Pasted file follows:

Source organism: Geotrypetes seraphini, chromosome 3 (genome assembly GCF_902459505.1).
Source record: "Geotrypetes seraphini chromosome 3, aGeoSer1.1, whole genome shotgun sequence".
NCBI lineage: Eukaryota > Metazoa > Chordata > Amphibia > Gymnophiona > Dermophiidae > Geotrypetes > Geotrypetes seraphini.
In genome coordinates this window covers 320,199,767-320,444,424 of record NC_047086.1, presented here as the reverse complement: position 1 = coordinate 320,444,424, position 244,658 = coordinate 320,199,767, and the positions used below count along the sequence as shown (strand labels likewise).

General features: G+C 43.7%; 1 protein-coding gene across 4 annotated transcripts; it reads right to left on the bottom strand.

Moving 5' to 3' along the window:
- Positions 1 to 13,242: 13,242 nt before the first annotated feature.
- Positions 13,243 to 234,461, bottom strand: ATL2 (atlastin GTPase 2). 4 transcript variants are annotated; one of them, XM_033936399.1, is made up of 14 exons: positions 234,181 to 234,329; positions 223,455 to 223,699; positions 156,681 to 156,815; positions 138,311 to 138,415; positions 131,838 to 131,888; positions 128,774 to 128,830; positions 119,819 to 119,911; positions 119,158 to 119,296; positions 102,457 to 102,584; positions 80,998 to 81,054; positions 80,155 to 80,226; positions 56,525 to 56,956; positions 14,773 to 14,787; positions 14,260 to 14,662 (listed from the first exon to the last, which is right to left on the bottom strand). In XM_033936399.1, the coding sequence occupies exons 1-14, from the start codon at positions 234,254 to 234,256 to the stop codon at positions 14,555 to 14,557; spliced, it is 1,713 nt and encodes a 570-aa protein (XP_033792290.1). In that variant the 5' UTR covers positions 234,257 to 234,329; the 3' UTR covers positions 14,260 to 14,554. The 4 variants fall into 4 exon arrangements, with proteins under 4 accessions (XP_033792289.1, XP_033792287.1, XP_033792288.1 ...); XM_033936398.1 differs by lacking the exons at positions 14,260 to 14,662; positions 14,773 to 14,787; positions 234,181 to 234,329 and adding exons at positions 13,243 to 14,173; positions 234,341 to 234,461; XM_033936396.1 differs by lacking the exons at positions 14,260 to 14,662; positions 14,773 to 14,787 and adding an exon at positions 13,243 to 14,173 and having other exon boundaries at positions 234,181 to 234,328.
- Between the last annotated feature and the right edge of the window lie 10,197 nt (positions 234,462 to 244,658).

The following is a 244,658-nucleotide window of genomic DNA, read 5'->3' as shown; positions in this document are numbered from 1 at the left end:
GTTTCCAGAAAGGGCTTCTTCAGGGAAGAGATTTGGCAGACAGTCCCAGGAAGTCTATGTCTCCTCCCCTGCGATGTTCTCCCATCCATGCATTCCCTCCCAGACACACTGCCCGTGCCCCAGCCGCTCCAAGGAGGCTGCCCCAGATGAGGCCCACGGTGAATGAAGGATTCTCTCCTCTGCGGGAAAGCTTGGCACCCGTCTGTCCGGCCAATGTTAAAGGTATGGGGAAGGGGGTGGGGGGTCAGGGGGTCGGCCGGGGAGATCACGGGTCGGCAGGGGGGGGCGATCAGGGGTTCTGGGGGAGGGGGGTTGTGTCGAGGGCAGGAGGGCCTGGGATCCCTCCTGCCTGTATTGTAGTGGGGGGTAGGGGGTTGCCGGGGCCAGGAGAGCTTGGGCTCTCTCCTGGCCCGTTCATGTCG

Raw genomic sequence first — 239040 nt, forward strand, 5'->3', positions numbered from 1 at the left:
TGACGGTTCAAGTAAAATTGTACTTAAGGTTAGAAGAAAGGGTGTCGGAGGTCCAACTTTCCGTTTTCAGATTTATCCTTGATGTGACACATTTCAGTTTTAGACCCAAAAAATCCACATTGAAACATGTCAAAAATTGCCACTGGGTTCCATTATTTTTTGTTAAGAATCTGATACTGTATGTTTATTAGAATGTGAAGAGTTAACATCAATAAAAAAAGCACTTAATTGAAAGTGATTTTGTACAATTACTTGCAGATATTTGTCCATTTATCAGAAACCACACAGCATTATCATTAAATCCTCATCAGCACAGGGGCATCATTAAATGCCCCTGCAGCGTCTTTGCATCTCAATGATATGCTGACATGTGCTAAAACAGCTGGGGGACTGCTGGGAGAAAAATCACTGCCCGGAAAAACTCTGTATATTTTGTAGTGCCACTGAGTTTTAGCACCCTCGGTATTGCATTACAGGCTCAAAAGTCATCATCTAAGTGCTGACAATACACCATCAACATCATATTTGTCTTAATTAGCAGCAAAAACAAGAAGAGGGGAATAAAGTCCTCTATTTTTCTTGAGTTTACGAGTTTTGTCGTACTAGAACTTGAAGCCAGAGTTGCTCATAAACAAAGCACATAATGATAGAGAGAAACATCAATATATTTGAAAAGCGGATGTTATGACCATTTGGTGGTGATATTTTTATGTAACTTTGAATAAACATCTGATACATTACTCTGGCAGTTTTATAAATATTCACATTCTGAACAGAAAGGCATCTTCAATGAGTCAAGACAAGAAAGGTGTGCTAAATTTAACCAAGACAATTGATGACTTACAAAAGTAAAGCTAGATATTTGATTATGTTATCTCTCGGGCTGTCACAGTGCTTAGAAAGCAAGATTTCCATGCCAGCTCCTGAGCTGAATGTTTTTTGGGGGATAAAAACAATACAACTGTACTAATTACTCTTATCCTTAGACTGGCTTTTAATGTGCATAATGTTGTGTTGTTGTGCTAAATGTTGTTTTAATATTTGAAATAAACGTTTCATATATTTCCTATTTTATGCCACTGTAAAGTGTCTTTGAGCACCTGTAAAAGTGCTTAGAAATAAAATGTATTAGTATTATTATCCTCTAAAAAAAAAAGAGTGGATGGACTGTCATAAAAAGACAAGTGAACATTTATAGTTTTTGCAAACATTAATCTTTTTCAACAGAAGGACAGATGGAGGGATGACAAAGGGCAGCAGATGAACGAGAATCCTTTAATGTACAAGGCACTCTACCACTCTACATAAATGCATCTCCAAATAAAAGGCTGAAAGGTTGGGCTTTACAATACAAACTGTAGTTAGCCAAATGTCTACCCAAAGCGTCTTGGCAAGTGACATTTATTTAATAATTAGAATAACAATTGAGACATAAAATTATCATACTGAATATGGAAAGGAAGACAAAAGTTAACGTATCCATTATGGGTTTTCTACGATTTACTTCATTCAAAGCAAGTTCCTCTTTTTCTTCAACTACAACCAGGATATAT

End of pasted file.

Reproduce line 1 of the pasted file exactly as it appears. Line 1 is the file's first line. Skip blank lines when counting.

Source organism: Geotrypetes seraphini, chromosome 3 (genome assembly GCF_902459505.1).